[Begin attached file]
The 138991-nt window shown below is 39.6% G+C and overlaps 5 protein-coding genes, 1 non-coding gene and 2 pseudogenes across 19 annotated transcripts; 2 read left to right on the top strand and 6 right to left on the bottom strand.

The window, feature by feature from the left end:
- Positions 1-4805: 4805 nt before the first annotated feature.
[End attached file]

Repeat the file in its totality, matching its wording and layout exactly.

The 138991-nt window shown below is 39.6% G+C and overlaps 5 protein-coding genes, 1 non-coding gene and 2 pseudogenes across 19 annotated transcripts; 2 read left to right on the top strand and 6 right to left on the bottom strand.

The window, feature by feature from the left end:
- Positions 1-4805: 4805 nt before the first annotated feature.